Why empathy is such an important trait for family lawyers
The process of separating or divorcing can be complex, confusing and overwhelming for many, and having empathy and trying to appreciate what your client is going through is essential to being an effective family lawyer, says a Cairns-based practitioner.
Speaking to Lawyers Weekly following the publication of Moving On, her instructional book about navigating separation and divorce, Miller Harris Lawyers senior associate Julie Hodge said there are legal, financial, practical and emotional issues that flow from a relationship breakdown.
Dealing with all of these issues and trying to resolve the legal aspects of separation or divorce, as well as support children through the process, can have a significant impact on people, she explained.
“This is where an experienced family lawyer can step in to assist clients to navigate the process as successfully and harmoniously as possible. The advice, assistance and representation a family lawyer provides is tailored to each individual client's circumstances, needs, priorities and budget,” she said.
“Advising clients on the legal issues, without any consideration of relevant personal issues they or their families face, whether they are emotional, practical or financial issues, will, in many cases produce suboptimal advice and ineffective representation.”
It is not the role of a family lawyer to deal with such issues, as they are are not qualified to do so, she noted, but said that “an experienced family lawyer should, as part of their service to their client, be able to steer their client in the right direction for help and ensure that their advice is not provided in a vacuum, but with consideration to what is really going on for this client and their family”.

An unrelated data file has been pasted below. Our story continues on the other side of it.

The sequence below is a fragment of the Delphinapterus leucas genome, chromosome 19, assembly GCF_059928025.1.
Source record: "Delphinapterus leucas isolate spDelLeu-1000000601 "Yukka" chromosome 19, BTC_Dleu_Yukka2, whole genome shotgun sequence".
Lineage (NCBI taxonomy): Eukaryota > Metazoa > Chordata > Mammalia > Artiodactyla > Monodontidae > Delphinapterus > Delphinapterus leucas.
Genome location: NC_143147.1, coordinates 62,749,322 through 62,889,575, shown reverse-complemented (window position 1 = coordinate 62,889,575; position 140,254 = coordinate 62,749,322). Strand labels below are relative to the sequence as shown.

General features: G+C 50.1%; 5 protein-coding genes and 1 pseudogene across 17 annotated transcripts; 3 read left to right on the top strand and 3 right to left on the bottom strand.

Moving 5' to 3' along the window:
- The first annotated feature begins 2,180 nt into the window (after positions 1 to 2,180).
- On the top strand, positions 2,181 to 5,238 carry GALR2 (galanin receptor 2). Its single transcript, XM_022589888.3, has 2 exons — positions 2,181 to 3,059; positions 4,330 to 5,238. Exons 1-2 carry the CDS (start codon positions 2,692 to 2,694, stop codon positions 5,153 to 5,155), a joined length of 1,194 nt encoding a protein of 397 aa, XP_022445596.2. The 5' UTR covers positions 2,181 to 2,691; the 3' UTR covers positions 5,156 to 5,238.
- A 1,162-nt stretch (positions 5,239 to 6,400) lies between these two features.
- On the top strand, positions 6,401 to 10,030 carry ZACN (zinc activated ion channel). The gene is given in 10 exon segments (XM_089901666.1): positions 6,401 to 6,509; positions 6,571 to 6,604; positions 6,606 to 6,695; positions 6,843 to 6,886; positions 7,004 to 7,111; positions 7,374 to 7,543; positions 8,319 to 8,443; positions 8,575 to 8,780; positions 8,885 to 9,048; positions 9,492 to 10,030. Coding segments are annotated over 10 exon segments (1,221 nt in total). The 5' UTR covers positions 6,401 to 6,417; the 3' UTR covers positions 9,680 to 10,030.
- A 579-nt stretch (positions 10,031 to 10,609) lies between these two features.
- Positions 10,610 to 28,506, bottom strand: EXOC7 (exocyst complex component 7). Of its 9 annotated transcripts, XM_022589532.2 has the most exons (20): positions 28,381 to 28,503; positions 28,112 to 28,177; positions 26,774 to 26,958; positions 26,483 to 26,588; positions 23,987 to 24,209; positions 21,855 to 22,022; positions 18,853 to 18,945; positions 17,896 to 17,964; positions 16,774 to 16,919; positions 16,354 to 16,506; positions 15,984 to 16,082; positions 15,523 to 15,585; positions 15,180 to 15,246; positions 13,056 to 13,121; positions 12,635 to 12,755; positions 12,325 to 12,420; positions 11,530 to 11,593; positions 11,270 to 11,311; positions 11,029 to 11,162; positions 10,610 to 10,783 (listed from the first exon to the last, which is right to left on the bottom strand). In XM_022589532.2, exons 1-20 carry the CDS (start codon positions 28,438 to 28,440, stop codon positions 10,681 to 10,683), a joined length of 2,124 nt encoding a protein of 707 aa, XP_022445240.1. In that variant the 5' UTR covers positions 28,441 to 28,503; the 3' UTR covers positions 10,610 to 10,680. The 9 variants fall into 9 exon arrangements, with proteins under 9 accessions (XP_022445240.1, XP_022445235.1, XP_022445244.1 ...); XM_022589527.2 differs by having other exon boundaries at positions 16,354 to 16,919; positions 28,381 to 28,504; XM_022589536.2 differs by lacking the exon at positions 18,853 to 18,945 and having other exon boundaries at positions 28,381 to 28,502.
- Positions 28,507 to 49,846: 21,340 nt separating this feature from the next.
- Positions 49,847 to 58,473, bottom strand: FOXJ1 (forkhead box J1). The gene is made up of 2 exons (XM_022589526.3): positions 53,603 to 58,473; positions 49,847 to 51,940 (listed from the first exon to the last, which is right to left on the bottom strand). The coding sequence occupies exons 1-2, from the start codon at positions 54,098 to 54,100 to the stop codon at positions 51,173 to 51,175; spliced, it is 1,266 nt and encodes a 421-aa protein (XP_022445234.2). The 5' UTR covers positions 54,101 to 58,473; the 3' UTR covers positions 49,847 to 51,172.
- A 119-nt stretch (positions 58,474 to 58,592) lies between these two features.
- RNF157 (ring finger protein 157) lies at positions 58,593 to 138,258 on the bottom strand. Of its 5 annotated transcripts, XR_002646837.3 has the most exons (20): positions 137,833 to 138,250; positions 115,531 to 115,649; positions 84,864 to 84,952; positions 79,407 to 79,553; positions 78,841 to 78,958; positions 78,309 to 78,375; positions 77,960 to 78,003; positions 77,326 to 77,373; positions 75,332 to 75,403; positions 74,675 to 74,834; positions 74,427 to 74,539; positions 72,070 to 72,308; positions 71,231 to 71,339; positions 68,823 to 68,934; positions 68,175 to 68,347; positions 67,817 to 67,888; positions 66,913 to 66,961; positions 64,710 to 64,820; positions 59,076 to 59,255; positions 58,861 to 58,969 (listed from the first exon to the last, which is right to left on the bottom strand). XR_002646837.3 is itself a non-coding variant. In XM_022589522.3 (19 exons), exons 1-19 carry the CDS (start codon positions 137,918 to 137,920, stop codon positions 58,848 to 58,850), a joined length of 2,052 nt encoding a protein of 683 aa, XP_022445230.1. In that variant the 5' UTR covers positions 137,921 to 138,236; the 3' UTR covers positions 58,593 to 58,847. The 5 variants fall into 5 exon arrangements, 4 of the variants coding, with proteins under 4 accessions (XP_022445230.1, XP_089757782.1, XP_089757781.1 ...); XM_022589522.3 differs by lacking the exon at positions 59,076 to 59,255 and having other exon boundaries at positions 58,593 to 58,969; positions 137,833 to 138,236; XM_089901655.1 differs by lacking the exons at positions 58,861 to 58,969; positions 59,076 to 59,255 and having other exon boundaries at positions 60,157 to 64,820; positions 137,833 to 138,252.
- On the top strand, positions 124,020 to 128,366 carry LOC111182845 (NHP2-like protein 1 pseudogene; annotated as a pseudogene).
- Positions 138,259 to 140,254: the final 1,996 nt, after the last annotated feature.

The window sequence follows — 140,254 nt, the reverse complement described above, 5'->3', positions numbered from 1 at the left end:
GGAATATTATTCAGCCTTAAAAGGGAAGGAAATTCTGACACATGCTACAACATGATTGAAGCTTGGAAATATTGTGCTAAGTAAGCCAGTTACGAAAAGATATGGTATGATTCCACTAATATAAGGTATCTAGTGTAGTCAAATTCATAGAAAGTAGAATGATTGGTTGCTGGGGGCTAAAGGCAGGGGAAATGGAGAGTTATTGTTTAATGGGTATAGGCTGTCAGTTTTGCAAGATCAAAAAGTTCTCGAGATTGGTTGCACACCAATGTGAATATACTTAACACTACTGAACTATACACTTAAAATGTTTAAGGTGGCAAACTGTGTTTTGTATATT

Family lawyers cannot and should not be personal counsellors to their clients, Ms Hodge stressed, but posited that having empathy for one’s client and trying to appreciate what that client is experiencing is paramount.
“Many clients report that they were better able to deal with their relationship breakdown and the legal process of separation and divorce due to the assistance they were provided by a counsellor or other mental health professional,” she said.
“Being able to refer your clients to an appropriate mental health professional to assist them to cope with the process, usually makes your job as their lawyer much easier as well.”
And in order to be empathetic, it can be important to be emotionally resilient, she said.
Those who try to practice emotional resilience, she mused, seem to be able to cope better with the processes involved in separation and divorce matters.
“What most people don’t realise is that emotional resilience is something that can be learned. Taking the time to process a challenging situation, acknowledge how you are feeling, identify what are healthy and unhealthy reactions and to try to handle the situation in the best way possible, will only serve clients and family lawyers well,” she said.
“Emotional resilience is a skill that family lawyers need to possess to cope with the type of work we do and the demands placed on us.”
And, for all such family practitioners, utilising community and available resources is similarly fundamental in helping clients navigate through separation and divorce, she said.
“Sharing quality information on topics of importance to people, such as their families, is the way of the future. Gone are the days of lawyers squirrelling away their knowledge like it is a prized possession,” she said.
“Clients are increasingly seeking out valuable information about the issues that affect them during separation and divorce. The rise of blogs and client tools like my guidebook also serve to address the growing problem of this digital age – the spread of inaccurate and unhelpful information.”